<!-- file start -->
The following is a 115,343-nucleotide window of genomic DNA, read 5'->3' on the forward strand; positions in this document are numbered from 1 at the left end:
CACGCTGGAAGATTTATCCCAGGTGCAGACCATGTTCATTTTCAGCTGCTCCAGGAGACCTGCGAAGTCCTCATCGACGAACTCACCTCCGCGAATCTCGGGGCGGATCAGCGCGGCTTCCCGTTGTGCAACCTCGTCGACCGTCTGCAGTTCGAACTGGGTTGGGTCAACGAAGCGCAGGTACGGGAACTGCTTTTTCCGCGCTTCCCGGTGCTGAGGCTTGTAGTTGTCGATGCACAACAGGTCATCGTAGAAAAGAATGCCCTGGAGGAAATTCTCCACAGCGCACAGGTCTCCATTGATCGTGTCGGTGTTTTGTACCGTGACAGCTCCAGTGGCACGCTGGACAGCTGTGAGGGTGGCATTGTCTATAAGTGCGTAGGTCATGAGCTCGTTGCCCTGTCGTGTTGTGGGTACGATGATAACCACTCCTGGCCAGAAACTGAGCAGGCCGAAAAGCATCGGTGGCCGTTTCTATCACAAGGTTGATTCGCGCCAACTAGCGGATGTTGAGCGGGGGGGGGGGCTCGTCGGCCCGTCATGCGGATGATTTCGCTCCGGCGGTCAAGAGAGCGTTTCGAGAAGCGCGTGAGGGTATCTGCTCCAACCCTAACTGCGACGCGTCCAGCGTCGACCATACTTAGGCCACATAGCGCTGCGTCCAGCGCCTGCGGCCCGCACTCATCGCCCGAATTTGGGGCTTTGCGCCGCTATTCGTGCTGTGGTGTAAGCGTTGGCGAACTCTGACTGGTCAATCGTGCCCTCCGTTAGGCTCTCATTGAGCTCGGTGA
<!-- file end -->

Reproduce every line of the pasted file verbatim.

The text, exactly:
The following is a 115,343-nucleotide window of genomic DNA, read 5'->3' on the forward strand; positions in this document are numbered from 1 at the left end:
CACGCTGGAAGATTTATCCCAGGTGCAGACCATGTTCATTTTCAGCTGCTCCAGGAGACCTGCGAAGTCCTCATCGACGAACTCACCTCCGCGAATCTCGGGGCGGATCAGCGCGGCTTCCCGTTGTGCAACCTCGTCGACCGTCTGCAGTTCGAACTGGGTTGGGTCAACGAAGCGCAGGTACGGGAACTGCTTTTTCCGCGCTTCCCGGTGCTGAGGCTTGTAGTTGTCGATGCACAACAGGTCATCGTAGAAAAGAATGCCCTGGAGGAAATTCTCCACAGCGCACAGGTCTCCATTGATCGTGTCGGTGTTTTGTACCGTGACAGCTCCAGTGGCACGCTGGACAGCTGTGAGGGTGGCATTGTCTATAAGTGCGTAGGTCATGAGCTCGTTGCCCTGTCGTGTTGTGGGTACGATGATAACCACTCCTGGCCAGAAACTGAGCAGGCCGAAAAGCATCGGTGGCCGTTTCTATCACAAGGTTGATTCGCGCCAACTAGCGGATGTTGAGCGGGGGGGGGGGCTCGTCGGCCCGTCATGCGGATGATTTCGCTCCGGCGGTCAAGAGAGCGTTTCGAGAAGCGCGTGAGGGTATCTGCTCCAACCCTAACTGCGACGCGTCCAGCGTCGACCATACTTAGGCCACATAGCGCTGCGTCCAGCGCCTGCGGCCCGCACTCATCGCCCGAATTTGGGGCTTTGCGCCGCTATTCGTGCTGTGGTGTAAGCGTTGGCGAACTCTGACTGGTCAATCGTGCCCTCCGTTAGGCTCTCATTGAGCTCGGTGA